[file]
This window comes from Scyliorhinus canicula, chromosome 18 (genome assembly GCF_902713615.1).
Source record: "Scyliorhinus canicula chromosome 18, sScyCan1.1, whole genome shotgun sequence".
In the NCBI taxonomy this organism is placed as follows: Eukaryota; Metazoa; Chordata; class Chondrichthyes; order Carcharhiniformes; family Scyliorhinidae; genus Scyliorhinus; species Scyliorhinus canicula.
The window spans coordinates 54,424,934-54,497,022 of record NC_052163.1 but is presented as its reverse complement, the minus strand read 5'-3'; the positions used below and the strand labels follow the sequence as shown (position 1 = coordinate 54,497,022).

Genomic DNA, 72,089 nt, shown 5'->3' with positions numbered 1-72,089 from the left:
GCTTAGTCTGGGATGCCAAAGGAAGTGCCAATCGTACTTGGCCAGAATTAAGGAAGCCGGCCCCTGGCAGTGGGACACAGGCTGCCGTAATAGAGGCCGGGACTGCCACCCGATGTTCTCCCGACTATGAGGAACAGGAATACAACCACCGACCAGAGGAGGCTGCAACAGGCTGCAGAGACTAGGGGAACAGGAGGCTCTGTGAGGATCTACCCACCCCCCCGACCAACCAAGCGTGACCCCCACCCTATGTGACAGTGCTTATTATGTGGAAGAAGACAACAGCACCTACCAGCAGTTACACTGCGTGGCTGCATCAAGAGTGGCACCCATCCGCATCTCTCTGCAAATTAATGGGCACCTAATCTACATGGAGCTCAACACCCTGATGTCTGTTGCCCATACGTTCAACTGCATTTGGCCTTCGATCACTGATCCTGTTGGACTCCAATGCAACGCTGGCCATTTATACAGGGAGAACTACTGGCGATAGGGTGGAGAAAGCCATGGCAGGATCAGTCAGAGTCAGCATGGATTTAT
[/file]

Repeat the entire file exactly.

This window comes from Scyliorhinus canicula, chromosome 18 (genome assembly GCF_902713615.1).
Source record: "Scyliorhinus canicula chromosome 18, sScyCan1.1, whole genome shotgun sequence".
In the NCBI taxonomy this organism is placed as follows: Eukaryota; Metazoa; Chordata; class Chondrichthyes; order Carcharhiniformes; family Scyliorhinidae; genus Scyliorhinus; species Scyliorhinus canicula.
The window spans coordinates 54,424,934-54,497,022 of record NC_052163.1 but is presented as its reverse complement, the minus strand read 5'-3'; the positions used below and the strand labels follow the sequence as shown (position 1 = coordinate 54,497,022).

Genomic DNA, 72,089 nt, shown 5'->3' with positions numbered 1-72,089 from the left:
GCTTAGTCTGGGATGCCAAAGGAAGTGCCAATCGTACTTGGCCAGAATTAAGGAAGCCGGCCCCTGGCAGTGGGACACAGGCTGCCGTAATAGAGGCCGGGACTGCCACCCGATGTTCTCCCGACTATGAGGAACAGGAATACAACCACCGACCAGAGGAGGCTGCAACAGGCTGCAGAGACTAGGGGAACAGGAGGCTCTGTGAGGATCTACCCACCCCCCCGACCAACCAAGCGTGACCCCCACCCTATGTGACAGTGCTTATTATGTGGAAGAAGACAACAGCACCTACCAGCAGTTACACTGCGTGGCTGCATCAAGAGTGGCACCCATCCGCATCTCTCTGCAAATTAATGGGCACCTAATCTACATGGAGCTCAACACCCTGATGTCTGTTGCCCATACGTTCAACTGCATTTGGCCTTCGATCACTGATCCTGTTGGACTCCAATGCAACGCTGGCCATTTATACAGGGAGAACTACTGGCGATAGGGTGGAGAAAGCCATGGCAGGATCAGTCAGAGTCAGCATGGATTTAT